Birth injuries can be life changing for both child and parent. The trauma of a birth injury and the recovery journey can be difficult to endure alone. Luckily, parents don’t have to figure out life with a birth injured child without help. Birth injury support groups exist for the families of minor patients. These groups can help the parents of children who suffer from birth injuries such as Erb’s Palsy, brachial plexus injuries, brain injuries, autism, cerebral palsy, and other disorders. They can also help mothers who are coping with anxiety from a traumatic birth or post-partum depression. Here is an introduction to some birth injury support groups that are available in California.
This UK-based online support group includes a variety of traumatic birth experiences, with heartfelt stories families share. This group regularly posts helpful information and resources for coping with a traumatic birth and injuries, such as books, articles, and blog posts. Find information about how to prepare for birth, how to heal after a traumatic birth, and how to birth again after a harrowing first birth.
This national organization has a wealth of information and support options for parents with children who have suffered brachial plexus injuries. These are injuries to the brachial plexus, or the network of nerves in the arm and shoulder. Brachial plexus injuries commonly occur when the baby becomes stuck in the birth canal, lodged behind the mother’s pelvic bone. Improper use of birthing tools and techniques can cause this type of injury, especially when the physician reacts poorly to an emergency situation.
The United Brachial Plexus Network (UBPN) offers resources for parents as well as for people living with brachial plexus injuries. It offers scholarships for individuals with this type of injury, as well as an annual camp for children, adults, and parents. Find everything you need from a brachial plexus injury support group with the UBPN, from learning tips on how to prevent this kind of injury, support for families, education about this disability, and a worldwide network of people dealing with this injury.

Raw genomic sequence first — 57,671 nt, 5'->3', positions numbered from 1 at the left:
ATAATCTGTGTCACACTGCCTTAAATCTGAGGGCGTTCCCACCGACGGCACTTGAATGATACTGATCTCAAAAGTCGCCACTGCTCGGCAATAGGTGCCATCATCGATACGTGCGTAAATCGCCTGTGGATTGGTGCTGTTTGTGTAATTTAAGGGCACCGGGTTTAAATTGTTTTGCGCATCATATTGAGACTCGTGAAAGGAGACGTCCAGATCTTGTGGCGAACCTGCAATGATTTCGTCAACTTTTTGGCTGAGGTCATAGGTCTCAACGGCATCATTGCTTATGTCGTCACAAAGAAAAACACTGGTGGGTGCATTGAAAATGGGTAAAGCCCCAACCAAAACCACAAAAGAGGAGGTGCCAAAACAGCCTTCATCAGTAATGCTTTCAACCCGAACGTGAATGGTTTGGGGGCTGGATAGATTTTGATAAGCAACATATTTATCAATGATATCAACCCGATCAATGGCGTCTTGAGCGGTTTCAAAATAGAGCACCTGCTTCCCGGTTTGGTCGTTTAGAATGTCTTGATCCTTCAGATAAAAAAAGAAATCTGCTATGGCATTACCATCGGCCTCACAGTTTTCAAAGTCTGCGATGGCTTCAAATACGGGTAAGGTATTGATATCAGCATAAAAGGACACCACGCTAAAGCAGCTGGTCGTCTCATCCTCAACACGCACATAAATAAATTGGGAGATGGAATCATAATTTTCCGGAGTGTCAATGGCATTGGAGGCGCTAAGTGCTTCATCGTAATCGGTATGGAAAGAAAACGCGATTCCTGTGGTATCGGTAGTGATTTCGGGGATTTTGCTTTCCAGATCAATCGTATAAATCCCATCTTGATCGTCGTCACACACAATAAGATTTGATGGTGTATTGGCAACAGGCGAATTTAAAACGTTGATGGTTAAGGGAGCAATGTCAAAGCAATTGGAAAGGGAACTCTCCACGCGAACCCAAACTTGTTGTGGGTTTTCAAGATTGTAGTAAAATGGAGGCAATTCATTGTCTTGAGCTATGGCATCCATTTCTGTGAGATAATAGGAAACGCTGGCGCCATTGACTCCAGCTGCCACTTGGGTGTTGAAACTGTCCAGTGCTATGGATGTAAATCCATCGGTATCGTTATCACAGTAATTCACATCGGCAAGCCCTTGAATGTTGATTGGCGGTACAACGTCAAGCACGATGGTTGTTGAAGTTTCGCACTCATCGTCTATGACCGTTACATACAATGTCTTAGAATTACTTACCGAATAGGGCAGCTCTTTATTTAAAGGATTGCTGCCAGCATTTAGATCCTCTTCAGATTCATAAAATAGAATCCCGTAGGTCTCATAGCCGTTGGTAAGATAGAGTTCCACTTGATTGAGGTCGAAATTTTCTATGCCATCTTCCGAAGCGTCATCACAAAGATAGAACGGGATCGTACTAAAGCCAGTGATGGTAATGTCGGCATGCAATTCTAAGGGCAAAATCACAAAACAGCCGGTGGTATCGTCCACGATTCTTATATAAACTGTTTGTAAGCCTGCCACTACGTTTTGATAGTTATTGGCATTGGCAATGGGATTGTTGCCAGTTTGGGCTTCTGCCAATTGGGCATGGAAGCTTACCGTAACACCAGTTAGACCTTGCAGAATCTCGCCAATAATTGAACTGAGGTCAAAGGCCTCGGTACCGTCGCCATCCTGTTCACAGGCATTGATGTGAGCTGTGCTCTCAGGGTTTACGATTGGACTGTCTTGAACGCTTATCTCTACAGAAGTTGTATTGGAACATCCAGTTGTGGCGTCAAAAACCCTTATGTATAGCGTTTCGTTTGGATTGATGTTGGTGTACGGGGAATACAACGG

This support group is helpful for all parents of children with brain injuries, and not just brain injuries relating to traumatic birth. The Brain Injury Association of California is a nonprofit organization that provides information and support for families and individuals affected by brain injures. This group publishes recent news relating to brain injuries, as well as information about local events and fundraisers. It helps people get involved with the cause, such as attending educational events or participating in forums. It is also a great source of support for those living with brain injuries. The group provides personal stories, FAQs, recent research, and staff available for conversation.
United Cerebral Palsy (UCP) has an extensive network around the country. It provides services and support based within individual communities, serving the unique needs of people with cerebral palsy (CP). Parents and individuals can find information, resources, and support for life with cerebral palsy. UCP aims to help those with CP live life to the fullest, providing a way to stay connected and join the conversation. The UCP also accepts donations for helping those living with CP.
Attention deficit disorder (ADD) and other behavioral disorders, can stem from a traumatic birth injury, especially those involving the brain. Lack of oxygen to the brain (brain hypoxia) during birth can lead to permanent brain damage and behavioral changes in children. The Attention Deficit Disorder Association (ADDA) gives you excellent resources you can trust and a network of individuals going through the same experiences with whom you can connect. As an individual with ADD or a parent of a child with ADD, this organization can help you learn how to live with this disorder and join a community of others who can support you and your family.